Japan City Guides: Nagoya Highlights
Something Old, Something New: Sampling the contemporary and cultural in vibrant Nagoya 名古屋
In Nagoya's leafy Hisaya-Odori Park generations rub shoulders with mutual respect and devotion. iPod-toting hipsters clad in the latest fashions share benches with octogenarians demonstrating their well-honed koto (a traditional Japanese stringed instrument) skills.
Overhead the shimmering waters on the roof of the outlandish Oasis 21 building reflect the soaring Nagoya TV Tower, while on floors below eager shoppers snap up the day's bargains. A perfect snapshot of modern Japanese culture, it's a fascinating mix of old and new.
The hip area of Osu Kannon in Nagoya known for its flea markets and electronics stores
Despite being the butt of may jokes from the inhabitants of the rest of Japan (rumor circulates that there are no beautiful women left in the city because they all went to Tokyo), today Nagoya and its environs have a multitude of attractions worth exploring. This bustling and progressive city, known as the Detroit of Japan for its thriving automobile industry, makes a great weekend Tokyo getaway or holiday destination in its own right.
View of Nagoya showing the 170m-tall Mode Gakuen Spiral Towers
At the heart of Nagoya lies its iconic, green-roofed castle, serene and stately amid the city's soaring skyscrapers. Encircled by acres of beautiful, well-manicured parkland, including a small teahouse in a traditional Japanese garden, Nagoya Castle is the first stop for most visitors. Nagoya Castle was first built in 1612 by Tokugawa Ieyasu, characterized by two golden "shachi" dolphins adorning the roof.
After burning down in World War II, Nagoya Castle was rebuilt by the city in 1959, and now serves as a museum of artifacts from the Edo Period. Spring is particularly beautiful season here, with 2,000 cherry blossom trees in delicate, cloud-like bloom around the grounds. The original Hommaru Palace at Nagoya Castle is presently being restored and the first stage opened in 2013, with full completion expected by 2018.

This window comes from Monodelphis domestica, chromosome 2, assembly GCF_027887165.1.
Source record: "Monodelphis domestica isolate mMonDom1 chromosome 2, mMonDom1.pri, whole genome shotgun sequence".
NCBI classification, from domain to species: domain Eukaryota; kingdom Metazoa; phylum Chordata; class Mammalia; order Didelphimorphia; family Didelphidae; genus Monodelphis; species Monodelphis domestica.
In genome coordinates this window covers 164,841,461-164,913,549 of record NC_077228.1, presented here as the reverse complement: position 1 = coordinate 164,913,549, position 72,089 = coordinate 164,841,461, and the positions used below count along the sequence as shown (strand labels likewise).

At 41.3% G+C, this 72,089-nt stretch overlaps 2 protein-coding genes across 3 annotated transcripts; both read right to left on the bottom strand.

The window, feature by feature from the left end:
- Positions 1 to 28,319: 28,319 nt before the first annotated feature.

Another must-see in Nagoya is the city's Osu Kannon Temple. Painted in a vibrant red and busy with worshipers all year, this religious site is especially crowded during traditional holidays and seasonal festivals. Flea markets held on the 18th and 28th of each month draw crowds of antique collectors and bargain hunters to Osu Kannon's grounds and make a great place to pick up camera gear at bargain prices.
Few tourist attractions boast as their main draw an item which none have seen for hundreds of years, which none are permitted to see, and which may not even exist. Yet this is the case with Nagoya's Atsuta Shrine, said to be the resting place of Kusanagi no Tsurugi, a legendary sword which forms part of the mythical Japanese Imperial Regalia.
The Japanese love a good mystery, and the status of the sword is an important factor in enticing millions of visitors to Atsuta every year. The shrine's main buildings have recently been rebuilt and the new wood gives the complex a light, fresh air. Pathways wind through tall trees, passing carp-filled ponds and over gently curving bridges. Look out for the sake barrel offering by the entrance, and the beautifully plumaged good luck roosters wandering the grounds.